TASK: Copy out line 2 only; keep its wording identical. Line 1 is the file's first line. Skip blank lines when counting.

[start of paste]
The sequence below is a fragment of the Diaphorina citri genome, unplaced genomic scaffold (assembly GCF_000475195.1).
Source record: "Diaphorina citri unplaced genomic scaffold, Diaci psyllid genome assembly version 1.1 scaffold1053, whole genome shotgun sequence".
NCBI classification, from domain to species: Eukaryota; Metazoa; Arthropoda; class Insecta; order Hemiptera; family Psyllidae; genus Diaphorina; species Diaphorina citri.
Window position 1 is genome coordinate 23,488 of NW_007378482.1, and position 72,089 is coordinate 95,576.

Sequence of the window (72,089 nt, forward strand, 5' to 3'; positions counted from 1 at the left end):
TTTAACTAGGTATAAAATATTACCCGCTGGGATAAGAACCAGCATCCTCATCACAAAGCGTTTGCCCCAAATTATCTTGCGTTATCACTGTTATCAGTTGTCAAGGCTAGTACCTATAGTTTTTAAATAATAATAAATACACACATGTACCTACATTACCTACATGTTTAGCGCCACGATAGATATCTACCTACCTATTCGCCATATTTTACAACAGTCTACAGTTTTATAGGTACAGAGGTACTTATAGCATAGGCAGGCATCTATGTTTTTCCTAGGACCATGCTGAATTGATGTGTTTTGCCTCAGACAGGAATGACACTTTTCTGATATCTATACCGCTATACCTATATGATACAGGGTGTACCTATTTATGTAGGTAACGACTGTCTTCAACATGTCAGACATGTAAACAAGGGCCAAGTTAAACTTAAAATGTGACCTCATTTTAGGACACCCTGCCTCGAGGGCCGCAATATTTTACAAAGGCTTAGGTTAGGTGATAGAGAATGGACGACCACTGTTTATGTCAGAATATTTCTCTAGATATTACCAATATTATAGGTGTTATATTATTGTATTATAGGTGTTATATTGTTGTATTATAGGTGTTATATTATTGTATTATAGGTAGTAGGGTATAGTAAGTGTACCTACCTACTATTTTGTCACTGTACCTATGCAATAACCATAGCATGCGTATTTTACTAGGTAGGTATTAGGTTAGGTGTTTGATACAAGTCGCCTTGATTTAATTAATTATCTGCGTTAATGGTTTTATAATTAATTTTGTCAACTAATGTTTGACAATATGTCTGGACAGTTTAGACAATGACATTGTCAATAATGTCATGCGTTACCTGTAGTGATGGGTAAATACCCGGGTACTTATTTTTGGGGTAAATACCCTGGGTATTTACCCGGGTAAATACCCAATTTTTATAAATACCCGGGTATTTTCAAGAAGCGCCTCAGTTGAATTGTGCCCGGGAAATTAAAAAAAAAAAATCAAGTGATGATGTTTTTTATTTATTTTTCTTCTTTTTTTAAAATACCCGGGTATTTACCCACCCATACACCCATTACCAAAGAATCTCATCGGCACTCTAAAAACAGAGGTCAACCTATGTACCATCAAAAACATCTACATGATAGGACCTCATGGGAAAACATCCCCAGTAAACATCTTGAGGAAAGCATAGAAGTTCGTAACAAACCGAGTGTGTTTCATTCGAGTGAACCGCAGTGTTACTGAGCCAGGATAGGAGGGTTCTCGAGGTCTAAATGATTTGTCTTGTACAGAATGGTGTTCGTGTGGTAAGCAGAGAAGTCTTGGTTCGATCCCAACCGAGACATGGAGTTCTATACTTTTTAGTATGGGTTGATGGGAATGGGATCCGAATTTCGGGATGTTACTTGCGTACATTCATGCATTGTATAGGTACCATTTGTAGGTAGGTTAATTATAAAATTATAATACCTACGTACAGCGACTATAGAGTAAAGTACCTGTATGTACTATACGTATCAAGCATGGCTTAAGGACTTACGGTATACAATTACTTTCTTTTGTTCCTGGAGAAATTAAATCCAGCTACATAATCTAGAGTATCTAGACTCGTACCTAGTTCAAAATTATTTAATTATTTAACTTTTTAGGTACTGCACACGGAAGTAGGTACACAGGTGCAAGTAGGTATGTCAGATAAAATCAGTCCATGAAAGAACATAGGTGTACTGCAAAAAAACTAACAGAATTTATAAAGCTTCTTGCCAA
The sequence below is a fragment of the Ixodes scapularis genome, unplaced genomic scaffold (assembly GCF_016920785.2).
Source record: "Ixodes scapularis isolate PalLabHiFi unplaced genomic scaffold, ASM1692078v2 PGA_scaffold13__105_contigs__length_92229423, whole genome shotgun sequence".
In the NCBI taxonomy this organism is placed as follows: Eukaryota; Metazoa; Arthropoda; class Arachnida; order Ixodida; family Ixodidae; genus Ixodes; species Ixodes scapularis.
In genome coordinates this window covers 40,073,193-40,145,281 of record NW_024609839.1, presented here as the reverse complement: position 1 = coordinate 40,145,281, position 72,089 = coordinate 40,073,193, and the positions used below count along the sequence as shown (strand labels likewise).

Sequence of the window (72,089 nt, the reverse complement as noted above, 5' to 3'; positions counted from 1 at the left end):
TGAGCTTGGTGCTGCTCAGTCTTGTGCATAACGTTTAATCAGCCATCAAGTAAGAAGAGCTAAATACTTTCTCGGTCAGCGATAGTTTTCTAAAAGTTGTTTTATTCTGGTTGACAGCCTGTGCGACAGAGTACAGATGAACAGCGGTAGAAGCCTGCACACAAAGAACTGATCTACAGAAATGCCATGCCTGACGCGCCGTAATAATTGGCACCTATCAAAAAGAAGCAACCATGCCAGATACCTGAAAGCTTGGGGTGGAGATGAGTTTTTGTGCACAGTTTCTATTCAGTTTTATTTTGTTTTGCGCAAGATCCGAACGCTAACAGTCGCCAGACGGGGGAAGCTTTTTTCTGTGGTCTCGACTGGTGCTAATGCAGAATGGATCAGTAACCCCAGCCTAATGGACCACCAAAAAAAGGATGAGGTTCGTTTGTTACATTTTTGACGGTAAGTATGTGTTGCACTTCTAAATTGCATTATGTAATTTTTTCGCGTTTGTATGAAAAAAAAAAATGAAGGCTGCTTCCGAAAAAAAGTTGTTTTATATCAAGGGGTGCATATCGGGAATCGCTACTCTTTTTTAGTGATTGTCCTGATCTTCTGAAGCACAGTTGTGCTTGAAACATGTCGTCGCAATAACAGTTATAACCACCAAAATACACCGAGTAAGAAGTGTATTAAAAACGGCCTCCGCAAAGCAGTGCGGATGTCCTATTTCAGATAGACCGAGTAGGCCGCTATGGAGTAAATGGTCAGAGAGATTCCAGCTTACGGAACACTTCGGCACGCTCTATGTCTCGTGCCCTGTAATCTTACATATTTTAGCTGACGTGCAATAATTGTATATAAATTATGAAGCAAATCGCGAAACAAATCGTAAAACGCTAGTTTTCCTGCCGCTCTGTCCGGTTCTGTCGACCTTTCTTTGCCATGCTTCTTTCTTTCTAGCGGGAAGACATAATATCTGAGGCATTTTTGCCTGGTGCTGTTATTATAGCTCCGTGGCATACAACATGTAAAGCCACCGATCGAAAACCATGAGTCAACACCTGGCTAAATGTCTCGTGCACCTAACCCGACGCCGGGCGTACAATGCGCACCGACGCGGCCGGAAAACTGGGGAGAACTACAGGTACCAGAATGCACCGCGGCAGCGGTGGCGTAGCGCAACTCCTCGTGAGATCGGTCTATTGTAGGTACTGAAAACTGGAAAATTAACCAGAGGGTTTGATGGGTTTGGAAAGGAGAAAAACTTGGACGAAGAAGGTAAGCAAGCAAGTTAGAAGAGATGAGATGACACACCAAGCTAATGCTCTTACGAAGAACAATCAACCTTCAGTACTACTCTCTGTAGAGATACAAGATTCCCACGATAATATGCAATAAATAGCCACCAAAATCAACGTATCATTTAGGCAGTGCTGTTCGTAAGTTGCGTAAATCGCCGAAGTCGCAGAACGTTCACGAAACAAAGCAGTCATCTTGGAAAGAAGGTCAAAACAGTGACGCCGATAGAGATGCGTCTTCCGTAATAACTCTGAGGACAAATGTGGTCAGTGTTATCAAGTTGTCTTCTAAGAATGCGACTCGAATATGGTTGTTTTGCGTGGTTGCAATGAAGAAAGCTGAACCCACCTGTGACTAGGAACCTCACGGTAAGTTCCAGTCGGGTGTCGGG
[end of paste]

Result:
Source record: "Diaphorina citri unplaced genomic scaffold, Diaci psyllid genome assembly version 1.1 scaffold1053, whole genome shotgun sequence".